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Hardie, Philip R
Lucretian receptions : history, the sublime, knowledge / Philip Hardie
Cambridge, UK ; New York : Cambridge University Press, c2009
book jacket
Location Call Number Status
 4th Floor  PA6029.P45 H37 2009    AVAILABLE
Subject(s) Didactic poetry, Latin -- History and criticism
Epic poetry, Latin -- History and criticism
Subject Lucretius Carus, Titus. De rerum natura
Lucretius Carus, Titus -- Influence
Virgil -- Criticism and interpretation
Horace -- Criticism and interpretation
Subject(s) History in literature
Sublime, The, in literature
Knowledge, Theory of, in literature
Epicureans (Greek philosophy)
Physical Description ix, 306 p. : ill. ; 24 cm
Note Includes bibliographical references (p. 280-296) and indexes
Contents Cultural and historical narratives in Virgil's Eclogues and Lucretius -- Virgilian and Horatian didactic : freedom and innovation -- Virgil's Fama and the sublime -- The speech of Pythagoras in Ovid Metamorphoses 15 : Empedoclean epos -- Lucretian visions in Virgil -- Horace's sublime yearnings : Lucretian ironies -- Lucretian multiple explanations and their reception in Latin didactic and epic -- The presence of Lucretius in Paradise lost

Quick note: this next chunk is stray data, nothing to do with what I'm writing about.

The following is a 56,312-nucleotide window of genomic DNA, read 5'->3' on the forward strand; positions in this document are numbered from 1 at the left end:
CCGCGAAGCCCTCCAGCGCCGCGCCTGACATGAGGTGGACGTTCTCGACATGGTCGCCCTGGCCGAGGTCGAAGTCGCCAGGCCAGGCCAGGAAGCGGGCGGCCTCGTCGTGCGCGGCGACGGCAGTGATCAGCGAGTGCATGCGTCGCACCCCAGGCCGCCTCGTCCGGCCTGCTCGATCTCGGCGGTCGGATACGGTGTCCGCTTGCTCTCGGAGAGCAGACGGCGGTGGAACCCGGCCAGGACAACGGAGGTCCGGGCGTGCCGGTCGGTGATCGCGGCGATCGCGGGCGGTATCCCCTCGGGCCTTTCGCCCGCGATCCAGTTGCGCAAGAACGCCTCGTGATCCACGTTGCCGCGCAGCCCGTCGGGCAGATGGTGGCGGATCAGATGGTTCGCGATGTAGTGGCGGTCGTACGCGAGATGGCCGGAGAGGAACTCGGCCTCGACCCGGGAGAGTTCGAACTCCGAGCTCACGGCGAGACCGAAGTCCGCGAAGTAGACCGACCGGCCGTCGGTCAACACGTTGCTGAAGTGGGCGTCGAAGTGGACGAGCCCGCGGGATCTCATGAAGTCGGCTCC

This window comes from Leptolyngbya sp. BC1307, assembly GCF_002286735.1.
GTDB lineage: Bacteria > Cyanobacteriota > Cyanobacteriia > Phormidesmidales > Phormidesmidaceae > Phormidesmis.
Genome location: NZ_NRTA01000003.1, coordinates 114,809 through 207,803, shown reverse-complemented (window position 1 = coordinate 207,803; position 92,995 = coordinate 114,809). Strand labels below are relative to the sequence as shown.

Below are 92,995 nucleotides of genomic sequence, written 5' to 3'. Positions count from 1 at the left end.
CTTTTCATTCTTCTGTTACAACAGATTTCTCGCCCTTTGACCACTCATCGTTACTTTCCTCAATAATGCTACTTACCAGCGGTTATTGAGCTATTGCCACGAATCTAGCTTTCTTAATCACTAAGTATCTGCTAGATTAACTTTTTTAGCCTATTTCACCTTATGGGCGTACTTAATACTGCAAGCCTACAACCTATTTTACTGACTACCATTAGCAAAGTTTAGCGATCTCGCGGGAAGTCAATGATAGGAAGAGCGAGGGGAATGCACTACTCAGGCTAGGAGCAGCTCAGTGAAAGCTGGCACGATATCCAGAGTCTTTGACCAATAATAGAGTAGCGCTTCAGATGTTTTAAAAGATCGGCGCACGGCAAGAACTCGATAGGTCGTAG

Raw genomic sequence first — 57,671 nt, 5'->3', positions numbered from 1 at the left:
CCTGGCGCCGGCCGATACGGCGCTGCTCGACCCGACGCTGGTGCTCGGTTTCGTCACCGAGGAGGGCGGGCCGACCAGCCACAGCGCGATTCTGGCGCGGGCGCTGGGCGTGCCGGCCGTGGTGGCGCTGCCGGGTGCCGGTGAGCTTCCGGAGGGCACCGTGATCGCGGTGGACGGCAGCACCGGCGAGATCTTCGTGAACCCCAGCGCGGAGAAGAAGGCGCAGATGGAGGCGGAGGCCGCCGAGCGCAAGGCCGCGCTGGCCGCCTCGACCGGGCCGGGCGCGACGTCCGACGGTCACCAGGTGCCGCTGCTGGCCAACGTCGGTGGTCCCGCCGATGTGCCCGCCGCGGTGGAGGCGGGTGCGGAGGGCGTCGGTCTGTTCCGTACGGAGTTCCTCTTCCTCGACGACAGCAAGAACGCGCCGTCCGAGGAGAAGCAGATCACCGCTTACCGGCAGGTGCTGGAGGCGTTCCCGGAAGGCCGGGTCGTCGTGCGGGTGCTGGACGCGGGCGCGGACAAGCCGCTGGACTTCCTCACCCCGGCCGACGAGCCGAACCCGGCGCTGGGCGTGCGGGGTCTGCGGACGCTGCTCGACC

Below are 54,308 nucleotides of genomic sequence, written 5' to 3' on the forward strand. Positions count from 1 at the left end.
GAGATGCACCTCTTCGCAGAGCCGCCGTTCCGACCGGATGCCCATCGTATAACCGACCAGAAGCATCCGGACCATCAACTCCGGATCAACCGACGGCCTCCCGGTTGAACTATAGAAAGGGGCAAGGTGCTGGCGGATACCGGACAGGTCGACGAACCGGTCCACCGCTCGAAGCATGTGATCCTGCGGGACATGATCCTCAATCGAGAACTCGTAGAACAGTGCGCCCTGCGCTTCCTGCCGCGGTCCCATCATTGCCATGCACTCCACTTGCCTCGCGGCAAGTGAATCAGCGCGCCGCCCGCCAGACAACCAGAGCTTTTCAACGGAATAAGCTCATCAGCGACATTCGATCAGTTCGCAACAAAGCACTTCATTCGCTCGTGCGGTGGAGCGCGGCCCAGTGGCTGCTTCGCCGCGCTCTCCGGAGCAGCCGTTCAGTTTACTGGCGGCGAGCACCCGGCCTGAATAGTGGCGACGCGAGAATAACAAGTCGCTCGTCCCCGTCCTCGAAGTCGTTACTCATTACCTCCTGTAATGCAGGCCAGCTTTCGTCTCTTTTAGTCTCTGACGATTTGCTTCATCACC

Summary "Lucretius' De Rerum Natura, one of the greatest Latin poems, worked a powerful fascination on Virgil and Horace, and continued to be an important model for later poets in antiquity and after, including Milton. This innovative set of studies on the reception of Lucretius is organized round three major themes: history and time, the sublime, and knowledge. The De Rerum Natura was foundational for Augustan poets' dealings with history and time in the new age of the principate. It is also a major document in the history of the sublime; Virgil and Horace engage with the Lucretian sublime in ways that exercised a major influence on the sublime in later antique and Renaissance literature. The De Rerum Natura presents a confident account of the ultimate truths of the universe; later didactic and epic poets respond with varying degrees of certainty or uncertainty to the challenge of Lucretius' Epicurean gospel"--Provided by publisher

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